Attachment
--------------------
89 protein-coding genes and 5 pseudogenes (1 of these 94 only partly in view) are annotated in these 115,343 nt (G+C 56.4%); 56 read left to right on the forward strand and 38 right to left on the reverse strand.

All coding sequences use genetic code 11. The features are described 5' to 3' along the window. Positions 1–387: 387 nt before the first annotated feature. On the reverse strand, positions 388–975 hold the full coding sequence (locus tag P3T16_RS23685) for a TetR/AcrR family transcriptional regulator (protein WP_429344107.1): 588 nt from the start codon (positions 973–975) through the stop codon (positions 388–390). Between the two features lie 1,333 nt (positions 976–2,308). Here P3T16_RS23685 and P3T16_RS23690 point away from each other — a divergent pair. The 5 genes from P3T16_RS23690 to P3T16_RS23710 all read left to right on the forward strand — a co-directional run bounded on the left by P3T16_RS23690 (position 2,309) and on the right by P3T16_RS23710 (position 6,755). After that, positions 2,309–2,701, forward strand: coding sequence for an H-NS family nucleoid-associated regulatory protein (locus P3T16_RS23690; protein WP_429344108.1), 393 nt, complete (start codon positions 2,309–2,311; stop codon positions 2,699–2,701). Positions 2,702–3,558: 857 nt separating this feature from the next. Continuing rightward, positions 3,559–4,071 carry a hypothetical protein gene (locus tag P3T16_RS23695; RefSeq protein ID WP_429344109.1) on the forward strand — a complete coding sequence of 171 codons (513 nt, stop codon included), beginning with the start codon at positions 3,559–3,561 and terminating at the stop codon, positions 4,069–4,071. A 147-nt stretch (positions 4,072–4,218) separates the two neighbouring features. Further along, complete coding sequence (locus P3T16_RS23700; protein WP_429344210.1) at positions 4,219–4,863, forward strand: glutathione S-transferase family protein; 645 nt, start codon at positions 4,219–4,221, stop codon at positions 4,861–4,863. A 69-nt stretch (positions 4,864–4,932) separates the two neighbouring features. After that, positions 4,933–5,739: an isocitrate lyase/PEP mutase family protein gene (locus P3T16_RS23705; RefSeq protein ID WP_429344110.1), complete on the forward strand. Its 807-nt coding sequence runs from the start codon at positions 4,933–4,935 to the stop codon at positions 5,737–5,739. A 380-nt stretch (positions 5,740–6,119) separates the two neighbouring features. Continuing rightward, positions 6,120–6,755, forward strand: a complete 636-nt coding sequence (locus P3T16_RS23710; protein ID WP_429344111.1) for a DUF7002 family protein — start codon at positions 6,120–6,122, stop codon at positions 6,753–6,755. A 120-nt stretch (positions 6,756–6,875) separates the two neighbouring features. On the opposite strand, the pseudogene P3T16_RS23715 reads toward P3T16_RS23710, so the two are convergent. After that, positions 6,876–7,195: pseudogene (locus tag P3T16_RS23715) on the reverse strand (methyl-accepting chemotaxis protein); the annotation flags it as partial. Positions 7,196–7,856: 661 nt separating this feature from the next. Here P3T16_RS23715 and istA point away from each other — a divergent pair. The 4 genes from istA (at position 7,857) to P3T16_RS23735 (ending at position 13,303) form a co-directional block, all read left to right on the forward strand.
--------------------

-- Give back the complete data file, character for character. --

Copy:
89 protein-coding genes and 5 pseudogenes (1 of these 94 only partly in view) are annotated in these 115,343 nt (G+C 56.4%); 56 read left to right on the forward strand and 38 right to left on the reverse strand.

All coding sequences use genetic code 11. The features are described 5' to 3' along the window. Positions 1–387: 387 nt before the first annotated feature. On the reverse strand, positions 388–975 hold the full coding sequence (locus tag P3T16_RS23685) for a TetR/AcrR family transcriptional regulator (protein WP_429344107.1): 588 nt from the start codon (positions 973–975) through the stop codon (positions 388–390). Between the two features lie 1,333 nt (positions 976–2,308). Here P3T16_RS23685 and P3T16_RS23690 point away from each other — a divergent pair. The 5 genes from P3T16_RS23690 to P3T16_RS23710 all read left to right on the forward strand — a co-directional run bounded on the left by P3T16_RS23690 (position 2,309) and on the right by P3T16_RS23710 (position 6,755). After that, positions 2,309–2,701, forward strand: coding sequence for an H-NS family nucleoid-associated regulatory protein (locus P3T16_RS23690; protein WP_429344108.1), 393 nt, complete (start codon positions 2,309–2,311; stop codon positions 2,699–2,701). Positions 2,702–3,558: 857 nt separating this feature from the next. Continuing rightward, positions 3,559–4,071 carry a hypothetical protein gene (locus tag P3T16_RS23695; RefSeq protein ID WP_429344109.1) on the forward strand — a complete coding sequence of 171 codons (513 nt, stop codon included), beginning with the start codon at positions 3,559–3,561 and terminating at the stop codon, positions 4,069–4,071. A 147-nt stretch (positions 4,072–4,218) separates the two neighbouring features. Further along, complete coding sequence (locus P3T16_RS23700; protein WP_429344210.1) at positions 4,219–4,863, forward strand: glutathione S-transferase family protein; 645 nt, start codon at positions 4,219–4,221, stop codon at positions 4,861–4,863. A 69-nt stretch (positions 4,864–4,932) separates the two neighbouring features. After that, positions 4,933–5,739: an isocitrate lyase/PEP mutase family protein gene (locus P3T16_RS23705; RefSeq protein ID WP_429344110.1), complete on the forward strand. Its 807-nt coding sequence runs from the start codon at positions 4,933–4,935 to the stop codon at positions 5,737–5,739. A 380-nt stretch (positions 5,740–6,119) separates the two neighbouring features. Continuing rightward, positions 6,120–6,755, forward strand: a complete 636-nt coding sequence (locus P3T16_RS23710; protein ID WP_429344111.1) for a DUF7002 family protein — start codon at positions 6,120–6,122, stop codon at positions 6,753–6,755. A 120-nt stretch (positions 6,756–6,875) separates the two neighbouring features. On the opposite strand, the pseudogene P3T16_RS23715 reads toward P3T16_RS23710, so the two are convergent. After that, positions 6,876–7,195: pseudogene (locus tag P3T16_RS23715) on the reverse strand (methyl-accepting chemotaxis protein); the annotation flags it as partial. Positions 7,196–7,856: 661 nt separating this feature from the next. Here P3T16_RS23715 and istA point away from each other — a divergent pair. The 4 genes from istA (at position 7,857) to P3T16_RS23735 (ending at position 13,303) form a co-directional block, all read left to right on the forward strand.